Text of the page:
My general advice is to avoid reviewing code with the author. This is controversial, but I believe the benefits outweigh the disadvantages, and it’s more often than not a mistake.
Do the changes fit the application flow? Do they change the way something interacts with something else? Can something break?
When you were learning to program, you created mental models matching what code does. So, as a developer, you kind of can compile and run code in your head. You are able to reason about a flow. You can apply this mighty skill to code reviews. Run the code in your head and wonder if it goes wrong. It could be the changed code or other parts of the application.
Did you find something odd on the implementation and you’re not quite sure if it works? Checkout the branch and investigate a little bit more. Follow the flow within your editor of choice, and you will find either a mismatch in what you thought the code does or in what the code was supposed to do. So either a bug or more in-depth understanding. It’s a win-win. It is vital you understand each and every change you’re approving.
Code reviews are a great way to educate. If you spot anything you believe to be a bad practice, you can point it out. Something as simple as “One letter variables aren’t good because the name conveys no meaning” points out both the mistake and the reason why it’s a mistake. Pointing out again: PRs are a place for discussion. So prepare yourself for some amicable arguing.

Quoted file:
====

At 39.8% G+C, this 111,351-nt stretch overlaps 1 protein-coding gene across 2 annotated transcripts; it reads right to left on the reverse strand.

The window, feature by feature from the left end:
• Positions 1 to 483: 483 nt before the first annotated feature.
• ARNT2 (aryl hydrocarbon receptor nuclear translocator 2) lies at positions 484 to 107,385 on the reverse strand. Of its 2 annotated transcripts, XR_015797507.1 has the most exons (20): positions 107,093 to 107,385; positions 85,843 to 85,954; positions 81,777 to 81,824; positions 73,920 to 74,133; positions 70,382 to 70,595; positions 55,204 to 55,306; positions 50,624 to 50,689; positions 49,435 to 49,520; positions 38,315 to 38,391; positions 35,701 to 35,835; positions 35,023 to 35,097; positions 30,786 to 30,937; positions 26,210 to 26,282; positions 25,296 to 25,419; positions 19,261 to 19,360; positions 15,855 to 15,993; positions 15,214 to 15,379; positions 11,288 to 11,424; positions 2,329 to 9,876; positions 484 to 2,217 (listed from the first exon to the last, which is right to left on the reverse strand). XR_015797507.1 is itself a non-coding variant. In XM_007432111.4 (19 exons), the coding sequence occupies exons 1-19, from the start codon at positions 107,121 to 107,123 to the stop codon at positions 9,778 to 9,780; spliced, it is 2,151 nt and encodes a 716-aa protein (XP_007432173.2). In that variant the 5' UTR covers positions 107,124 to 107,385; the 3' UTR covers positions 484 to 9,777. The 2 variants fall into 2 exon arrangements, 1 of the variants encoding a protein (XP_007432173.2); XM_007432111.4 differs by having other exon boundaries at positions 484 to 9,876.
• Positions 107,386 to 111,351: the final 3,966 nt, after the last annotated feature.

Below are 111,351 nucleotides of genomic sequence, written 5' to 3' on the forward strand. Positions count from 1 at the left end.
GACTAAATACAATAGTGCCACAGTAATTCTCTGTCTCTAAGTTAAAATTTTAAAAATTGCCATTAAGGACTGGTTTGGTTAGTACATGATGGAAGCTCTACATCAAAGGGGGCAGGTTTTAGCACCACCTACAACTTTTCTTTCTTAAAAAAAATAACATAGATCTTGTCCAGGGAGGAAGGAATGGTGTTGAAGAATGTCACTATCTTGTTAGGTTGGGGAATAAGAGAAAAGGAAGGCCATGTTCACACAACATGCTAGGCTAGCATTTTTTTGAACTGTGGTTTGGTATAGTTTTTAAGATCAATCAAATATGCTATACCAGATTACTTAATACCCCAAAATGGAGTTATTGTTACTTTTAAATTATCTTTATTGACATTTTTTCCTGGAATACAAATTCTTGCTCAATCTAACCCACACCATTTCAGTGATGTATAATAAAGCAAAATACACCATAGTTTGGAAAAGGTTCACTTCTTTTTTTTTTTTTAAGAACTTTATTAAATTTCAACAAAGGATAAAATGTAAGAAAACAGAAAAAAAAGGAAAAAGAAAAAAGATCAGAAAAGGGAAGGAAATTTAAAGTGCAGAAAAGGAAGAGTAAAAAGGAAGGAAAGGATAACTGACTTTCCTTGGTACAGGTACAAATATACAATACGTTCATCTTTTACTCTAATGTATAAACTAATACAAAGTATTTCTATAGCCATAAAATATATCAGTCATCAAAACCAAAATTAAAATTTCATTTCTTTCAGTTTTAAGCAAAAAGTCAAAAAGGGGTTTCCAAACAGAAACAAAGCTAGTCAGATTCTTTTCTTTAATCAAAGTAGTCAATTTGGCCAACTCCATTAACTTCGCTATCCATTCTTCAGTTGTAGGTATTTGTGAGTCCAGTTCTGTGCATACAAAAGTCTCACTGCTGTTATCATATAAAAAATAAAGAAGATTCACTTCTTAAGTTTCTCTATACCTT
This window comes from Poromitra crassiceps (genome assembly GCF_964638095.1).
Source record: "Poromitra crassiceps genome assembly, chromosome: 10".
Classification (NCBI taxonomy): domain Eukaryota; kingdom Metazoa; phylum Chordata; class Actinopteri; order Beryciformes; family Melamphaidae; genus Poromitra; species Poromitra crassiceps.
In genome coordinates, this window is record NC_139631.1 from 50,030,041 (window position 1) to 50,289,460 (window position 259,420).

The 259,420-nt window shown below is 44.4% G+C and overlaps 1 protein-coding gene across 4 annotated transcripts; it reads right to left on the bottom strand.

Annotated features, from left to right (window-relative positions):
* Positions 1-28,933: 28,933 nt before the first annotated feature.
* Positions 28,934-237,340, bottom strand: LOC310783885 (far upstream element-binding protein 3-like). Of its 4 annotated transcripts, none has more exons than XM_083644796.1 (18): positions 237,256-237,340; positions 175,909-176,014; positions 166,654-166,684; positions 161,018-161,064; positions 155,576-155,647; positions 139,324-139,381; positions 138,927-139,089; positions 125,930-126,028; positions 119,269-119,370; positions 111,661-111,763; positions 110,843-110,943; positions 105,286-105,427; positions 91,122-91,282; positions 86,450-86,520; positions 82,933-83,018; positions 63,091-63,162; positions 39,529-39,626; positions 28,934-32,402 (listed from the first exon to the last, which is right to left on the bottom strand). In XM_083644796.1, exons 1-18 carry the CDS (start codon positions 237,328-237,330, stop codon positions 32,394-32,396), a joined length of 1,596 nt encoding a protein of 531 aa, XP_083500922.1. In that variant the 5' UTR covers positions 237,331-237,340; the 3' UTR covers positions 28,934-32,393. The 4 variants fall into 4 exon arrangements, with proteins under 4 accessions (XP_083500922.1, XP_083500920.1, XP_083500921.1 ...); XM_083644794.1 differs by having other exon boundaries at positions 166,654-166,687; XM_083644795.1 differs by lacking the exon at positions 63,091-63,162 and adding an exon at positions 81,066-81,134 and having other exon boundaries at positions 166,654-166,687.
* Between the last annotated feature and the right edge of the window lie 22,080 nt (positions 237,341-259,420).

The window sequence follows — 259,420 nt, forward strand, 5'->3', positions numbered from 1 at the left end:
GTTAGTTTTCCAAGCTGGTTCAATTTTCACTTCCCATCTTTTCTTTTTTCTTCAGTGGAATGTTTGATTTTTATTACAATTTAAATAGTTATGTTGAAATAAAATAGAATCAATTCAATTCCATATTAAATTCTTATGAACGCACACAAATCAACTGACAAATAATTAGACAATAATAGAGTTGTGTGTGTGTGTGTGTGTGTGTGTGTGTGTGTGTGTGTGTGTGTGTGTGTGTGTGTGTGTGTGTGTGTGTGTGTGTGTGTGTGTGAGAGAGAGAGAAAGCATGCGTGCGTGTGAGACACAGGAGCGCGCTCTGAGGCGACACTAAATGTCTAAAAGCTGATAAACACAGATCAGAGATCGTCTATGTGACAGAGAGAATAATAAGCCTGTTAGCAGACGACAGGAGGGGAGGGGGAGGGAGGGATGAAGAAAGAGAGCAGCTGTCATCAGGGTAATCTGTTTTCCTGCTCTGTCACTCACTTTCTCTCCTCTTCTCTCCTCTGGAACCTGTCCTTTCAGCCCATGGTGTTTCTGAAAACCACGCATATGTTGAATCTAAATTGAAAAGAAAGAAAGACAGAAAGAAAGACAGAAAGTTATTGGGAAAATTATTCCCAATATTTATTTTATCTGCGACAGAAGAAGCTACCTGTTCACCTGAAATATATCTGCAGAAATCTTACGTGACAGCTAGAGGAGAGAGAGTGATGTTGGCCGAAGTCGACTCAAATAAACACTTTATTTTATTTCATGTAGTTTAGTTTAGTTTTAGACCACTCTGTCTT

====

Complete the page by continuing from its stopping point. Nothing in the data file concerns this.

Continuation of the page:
Code is read way more often than it is written or modified. So you should, within reasonable limits, optimize for readability, because that is where you and your teammates will spend most of your time.
If you don’t think a variable name accurately represents what’s in it, suggest a better one.
Most PRs should not be big. Big changes happen sometimes, but they are not the most common. So if someone is consistently making PRs with lots of changes, chances are they’re not separating the multiple concerns they’re tackling into separate PRs.
Here are a couple rules of thumb you can use and advise others to do so.
Keep refactors in separate PRs
Tackle one issue per PR
So, when you have a massive PR to review, here are some things you can do to help you navigate the logic and understand faster:
Look into the individual commits
Look at the new tests
Reading first the files you know have relevant changes
Tests are also code that needs to be maintained, code in need of reviewing. A lot of people dismiss tests when they’re reviewing code, but this can reduce the quality of your tests.
Corner cases need to be tested. So think of the corner cases you would check. See if they’re covered within the test cases written.
When you’re writing a test, it’s important to see it fail. So in a review, it’s important to look out for the same kind of mistake. Do the tests look like they would fail if the tested code is malfunctioning?
Sometimes people get real data to test their code, and they don’t trim the data down to the most relevant parts. So what happens is, they use that data and assume that non-empty values are correct. You can spot these in high numbers or big lists.
Reviews are especially hard when you’re not used to them or not familiar with the affected codebase. But don’t get discouraged. Like pretty much anything else in software development, it’s a learnable skill.